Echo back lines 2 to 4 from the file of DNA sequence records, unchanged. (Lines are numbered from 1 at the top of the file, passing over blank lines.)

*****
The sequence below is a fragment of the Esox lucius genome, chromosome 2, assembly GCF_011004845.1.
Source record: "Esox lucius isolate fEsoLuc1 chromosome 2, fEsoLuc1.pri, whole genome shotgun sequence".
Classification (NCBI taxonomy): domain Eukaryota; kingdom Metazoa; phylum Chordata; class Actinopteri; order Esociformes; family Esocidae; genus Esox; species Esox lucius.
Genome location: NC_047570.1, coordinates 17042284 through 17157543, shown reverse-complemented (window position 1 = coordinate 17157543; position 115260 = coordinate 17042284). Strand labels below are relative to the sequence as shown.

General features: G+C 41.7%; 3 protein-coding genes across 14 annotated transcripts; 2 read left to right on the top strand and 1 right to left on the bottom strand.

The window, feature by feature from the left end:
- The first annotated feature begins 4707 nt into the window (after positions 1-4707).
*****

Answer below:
Source record: "Esox lucius isolate fEsoLuc1 chromosome 2, fEsoLuc1.pri, whole genome shotgun sequence".
Classification (NCBI taxonomy): domain Eukaryota; kingdom Metazoa; phylum Chordata; class Actinopteri; order Esociformes; family Esocidae; genus Esox; species Esox lucius.
Genome location: NC_047570.1, coordinates 17042284 through 17157543, shown reverse-complemented (window position 1 = coordinate 17157543; position 115260 = coordinate 17042284). Strand labels below are relative to the sequence as shown.